I work with a lot of adolescent dogs. In fact, I just came back from helping a client with an almost year old dog that had successful disemboweled their couch cushions. I had to laugh to myself because I distinctly remember the day some 20 years ago when I came home from work and my two adolescent pups and not only shredded a portion of the couch, but also attacked the deck. That was the day I truly embraced using a crate for the first time.
Since then, the young dogs I’ve lived with have been in a crate (in the bedroom where we all sleep together) when I am not home. As they outgrow that terrible must chew everything in sight phase, I gradually start giving them more freedom until they are ready to stay alone for a good long stretch.
I know that leaving my dog kenneled, as well as all of the other adolescent management practices I use, keep my dogs safe and alive, and keep me from endless frustration. I also know that no amount of training can help adolescent yahoo behavior if I don’t also manage their environment while they are learning what is and is not OK. Here are the top adolescent management tools I use:
- The kennel/crate (as previously mentioned). I don’t want my dog to get into trouble when I’m not around. The only way to make sure that doesn’t happen is with a crate, kennel, or puppy-proof room.
- Baby gates or x-pens to limit full house access. I can’t be everywhere all the time, so these aids help keep dogs close by.
- Doors. Yup, I close them. The doors to the rooms we are not actually using at the moment are closed until my pup is a grown up dog, usually until he or she is around 2 years old.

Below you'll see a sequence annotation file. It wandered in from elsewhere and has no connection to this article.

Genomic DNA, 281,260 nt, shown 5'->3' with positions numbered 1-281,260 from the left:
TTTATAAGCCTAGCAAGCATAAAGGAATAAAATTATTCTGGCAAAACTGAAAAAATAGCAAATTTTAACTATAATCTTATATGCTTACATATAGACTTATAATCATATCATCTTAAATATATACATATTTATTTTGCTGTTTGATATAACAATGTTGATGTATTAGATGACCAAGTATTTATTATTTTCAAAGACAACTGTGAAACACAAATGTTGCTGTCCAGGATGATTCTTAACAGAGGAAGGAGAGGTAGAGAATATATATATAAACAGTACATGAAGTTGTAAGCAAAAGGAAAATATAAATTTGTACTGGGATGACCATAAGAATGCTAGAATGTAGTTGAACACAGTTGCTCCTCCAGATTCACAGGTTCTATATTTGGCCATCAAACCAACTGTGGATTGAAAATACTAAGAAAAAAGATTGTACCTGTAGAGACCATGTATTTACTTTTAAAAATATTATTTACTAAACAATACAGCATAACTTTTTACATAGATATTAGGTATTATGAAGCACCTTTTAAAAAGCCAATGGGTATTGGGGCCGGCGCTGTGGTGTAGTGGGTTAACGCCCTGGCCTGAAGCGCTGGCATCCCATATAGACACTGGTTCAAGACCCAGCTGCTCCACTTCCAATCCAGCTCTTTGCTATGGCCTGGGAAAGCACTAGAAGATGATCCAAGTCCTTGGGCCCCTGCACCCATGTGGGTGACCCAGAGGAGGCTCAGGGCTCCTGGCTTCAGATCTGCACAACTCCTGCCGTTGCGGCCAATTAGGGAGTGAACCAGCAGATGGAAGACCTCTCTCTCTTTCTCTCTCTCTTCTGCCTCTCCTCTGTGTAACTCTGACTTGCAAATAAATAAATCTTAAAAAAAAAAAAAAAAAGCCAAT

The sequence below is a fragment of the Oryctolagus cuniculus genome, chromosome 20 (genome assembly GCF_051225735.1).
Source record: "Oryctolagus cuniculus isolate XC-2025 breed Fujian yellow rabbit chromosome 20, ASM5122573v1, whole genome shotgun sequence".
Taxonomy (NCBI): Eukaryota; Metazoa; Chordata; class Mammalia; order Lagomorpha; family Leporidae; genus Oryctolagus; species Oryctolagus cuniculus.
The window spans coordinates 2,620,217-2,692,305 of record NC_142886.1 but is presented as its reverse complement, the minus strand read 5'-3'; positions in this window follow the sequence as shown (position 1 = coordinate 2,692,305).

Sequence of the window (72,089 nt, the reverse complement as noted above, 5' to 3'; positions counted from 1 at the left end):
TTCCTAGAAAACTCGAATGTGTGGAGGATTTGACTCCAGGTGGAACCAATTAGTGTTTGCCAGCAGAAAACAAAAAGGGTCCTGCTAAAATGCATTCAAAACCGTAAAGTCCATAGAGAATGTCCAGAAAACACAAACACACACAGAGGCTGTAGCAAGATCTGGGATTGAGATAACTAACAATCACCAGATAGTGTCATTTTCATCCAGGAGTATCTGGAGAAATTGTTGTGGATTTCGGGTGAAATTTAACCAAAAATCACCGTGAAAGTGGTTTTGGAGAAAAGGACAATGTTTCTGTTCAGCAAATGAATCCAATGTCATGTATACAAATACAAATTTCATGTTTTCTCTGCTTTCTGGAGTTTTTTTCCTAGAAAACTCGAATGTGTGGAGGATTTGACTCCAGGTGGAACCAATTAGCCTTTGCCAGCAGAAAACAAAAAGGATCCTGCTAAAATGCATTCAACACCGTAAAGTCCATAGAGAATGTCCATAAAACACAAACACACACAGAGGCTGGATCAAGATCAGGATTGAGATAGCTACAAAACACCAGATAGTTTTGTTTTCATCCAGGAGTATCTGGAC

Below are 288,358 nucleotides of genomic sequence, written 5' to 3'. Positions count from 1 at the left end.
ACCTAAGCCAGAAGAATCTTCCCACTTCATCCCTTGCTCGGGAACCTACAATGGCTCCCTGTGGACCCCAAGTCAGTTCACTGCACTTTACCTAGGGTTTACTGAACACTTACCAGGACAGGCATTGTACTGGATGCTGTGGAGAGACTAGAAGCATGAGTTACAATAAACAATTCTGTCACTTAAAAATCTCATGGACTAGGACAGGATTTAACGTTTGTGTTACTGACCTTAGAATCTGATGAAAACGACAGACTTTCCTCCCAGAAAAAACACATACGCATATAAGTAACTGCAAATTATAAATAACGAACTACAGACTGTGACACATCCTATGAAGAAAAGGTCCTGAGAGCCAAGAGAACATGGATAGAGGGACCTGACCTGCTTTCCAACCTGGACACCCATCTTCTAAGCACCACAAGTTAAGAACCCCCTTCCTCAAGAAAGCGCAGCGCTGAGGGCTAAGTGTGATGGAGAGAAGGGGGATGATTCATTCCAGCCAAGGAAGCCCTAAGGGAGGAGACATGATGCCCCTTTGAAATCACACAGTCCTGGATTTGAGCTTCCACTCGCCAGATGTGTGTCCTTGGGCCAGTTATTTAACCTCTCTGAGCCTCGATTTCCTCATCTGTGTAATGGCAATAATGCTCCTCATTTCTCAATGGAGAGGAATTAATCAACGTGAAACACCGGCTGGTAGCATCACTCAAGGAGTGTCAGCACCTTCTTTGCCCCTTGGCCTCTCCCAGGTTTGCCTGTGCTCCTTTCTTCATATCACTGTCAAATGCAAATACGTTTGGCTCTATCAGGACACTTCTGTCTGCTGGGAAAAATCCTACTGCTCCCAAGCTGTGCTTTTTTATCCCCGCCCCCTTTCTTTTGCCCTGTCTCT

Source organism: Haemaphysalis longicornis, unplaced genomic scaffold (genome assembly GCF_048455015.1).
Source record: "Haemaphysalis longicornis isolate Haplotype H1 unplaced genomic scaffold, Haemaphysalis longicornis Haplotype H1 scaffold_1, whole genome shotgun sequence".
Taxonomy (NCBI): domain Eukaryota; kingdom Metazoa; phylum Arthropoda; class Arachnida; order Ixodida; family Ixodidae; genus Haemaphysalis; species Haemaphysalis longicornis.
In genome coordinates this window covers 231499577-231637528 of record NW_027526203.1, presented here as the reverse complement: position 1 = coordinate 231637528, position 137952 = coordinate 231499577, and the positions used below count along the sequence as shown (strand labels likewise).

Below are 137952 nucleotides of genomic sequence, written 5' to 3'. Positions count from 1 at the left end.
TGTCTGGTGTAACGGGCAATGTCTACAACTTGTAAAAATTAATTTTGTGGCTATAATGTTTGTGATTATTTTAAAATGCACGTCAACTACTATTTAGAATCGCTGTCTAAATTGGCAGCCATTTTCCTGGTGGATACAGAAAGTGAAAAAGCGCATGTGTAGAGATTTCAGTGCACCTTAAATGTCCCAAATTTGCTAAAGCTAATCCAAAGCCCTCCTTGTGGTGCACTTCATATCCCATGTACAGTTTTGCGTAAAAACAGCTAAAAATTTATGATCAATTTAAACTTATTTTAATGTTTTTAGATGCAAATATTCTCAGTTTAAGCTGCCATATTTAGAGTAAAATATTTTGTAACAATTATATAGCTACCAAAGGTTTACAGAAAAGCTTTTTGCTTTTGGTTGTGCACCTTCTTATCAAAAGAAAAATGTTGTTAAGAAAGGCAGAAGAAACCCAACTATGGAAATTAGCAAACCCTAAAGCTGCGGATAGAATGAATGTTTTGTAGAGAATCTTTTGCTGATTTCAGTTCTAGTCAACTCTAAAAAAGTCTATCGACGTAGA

- A leash and a long line for away from home exploration.
- Fences! My own fenced yard, my friend’s fenced yard, schoolyards, and other places where dogs can romp, run, play and chase toys without getting into big trouble.
- Chew toys, stuffed Kongs, bones, and other interactive food toys. Did I mention that adolescent dogs must chew!
- Exercise. OK—not exactly a management tool, but I guarantee that your teenage dog will not be able to behave appropriately (no matter how well he or she is trained) if he or she doesn’t have enough exercise. Off leash, rowdy, running fun time is an essential for teenage dogs.
I mention a lot of barriers—doors, kennels, gates, fences and leashes. One important note about these tools. I don’t use them to keep my dog in another room or away from me. I use them to keep my dog near me so I can supervise and engage. When a well-exercised teenage dog is chewing on something fantastic at my feet, I know that dog is content and happy—and so am I.
Want more ideas for dealing with your adolescent dog? Look for my article, Teen Angel: Surviving Adolescence, in the November 2014 issue of the Whole Dog Journal!